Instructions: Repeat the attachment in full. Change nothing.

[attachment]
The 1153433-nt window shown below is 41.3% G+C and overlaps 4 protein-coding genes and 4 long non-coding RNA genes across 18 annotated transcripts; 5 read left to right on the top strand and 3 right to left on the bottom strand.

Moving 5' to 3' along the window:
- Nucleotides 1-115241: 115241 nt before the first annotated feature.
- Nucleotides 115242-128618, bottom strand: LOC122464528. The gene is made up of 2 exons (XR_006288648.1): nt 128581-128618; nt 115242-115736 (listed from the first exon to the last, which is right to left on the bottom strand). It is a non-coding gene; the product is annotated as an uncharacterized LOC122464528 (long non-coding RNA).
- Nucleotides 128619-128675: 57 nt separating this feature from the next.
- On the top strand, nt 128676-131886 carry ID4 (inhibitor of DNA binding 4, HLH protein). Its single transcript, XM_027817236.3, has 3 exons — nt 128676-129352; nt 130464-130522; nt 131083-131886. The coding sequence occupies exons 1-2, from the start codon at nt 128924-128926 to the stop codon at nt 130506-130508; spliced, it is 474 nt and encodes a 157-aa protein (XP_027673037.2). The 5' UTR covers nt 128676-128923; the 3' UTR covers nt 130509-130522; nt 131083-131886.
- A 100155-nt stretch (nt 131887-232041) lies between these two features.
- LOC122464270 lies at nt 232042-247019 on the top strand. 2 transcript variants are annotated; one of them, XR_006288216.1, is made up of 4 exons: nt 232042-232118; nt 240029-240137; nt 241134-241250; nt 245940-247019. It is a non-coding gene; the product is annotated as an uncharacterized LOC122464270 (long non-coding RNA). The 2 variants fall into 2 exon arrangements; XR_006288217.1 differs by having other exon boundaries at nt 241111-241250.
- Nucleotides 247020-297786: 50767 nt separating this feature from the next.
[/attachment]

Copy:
The 1153433-nt window shown below is 41.3% G+C and overlaps 4 protein-coding genes and 4 long non-coding RNA genes across 18 annotated transcripts; 5 read left to right on the top strand and 3 right to left on the bottom strand.

Moving 5' to 3' along the window:
- Nucleotides 1-115241: 115241 nt before the first annotated feature.
- Nucleotides 115242-128618, bottom strand: LOC122464528. The gene is made up of 2 exons (XR_006288648.1): nt 128581-128618; nt 115242-115736 (listed from the first exon to the last, which is right to left on the bottom strand). It is a non-coding gene; the product is annotated as an uncharacterized LOC122464528 (long non-coding RNA).
- Nucleotides 128619-128675: 57 nt separating this feature from the next.
- On the top strand, nt 128676-131886 carry ID4 (inhibitor of DNA binding 4, HLH protein). Its single transcript, XM_027817236.3, has 3 exons — nt 128676-129352; nt 130464-130522; nt 131083-131886. The coding sequence occupies exons 1-2, from the start codon at nt 128924-128926 to the stop codon at nt 130506-130508; spliced, it is 474 nt and encodes a 157-aa protein (XP_027673037.2). The 5' UTR covers nt 128676-128923; the 3' UTR covers nt 130509-130522; nt 131083-131886.
- A 100155-nt stretch (nt 131887-232041) lies between these two features.
- LOC122464270 lies at nt 232042-247019 on the top strand. 2 transcript variants are annotated; one of them, XR_006288216.1, is made up of 4 exons: nt 232042-232118; nt 240029-240137; nt 241134-241250; nt 245940-247019. It is a non-coding gene; the product is annotated as an uncharacterized LOC122464270 (long non-coding RNA). The 2 variants fall into 2 exon arrangements; XR_006288217.1 differs by having other exon boundaries at nt 241111-241250.
- Nucleotides 247020-297786: 50767 nt separating this feature from the next.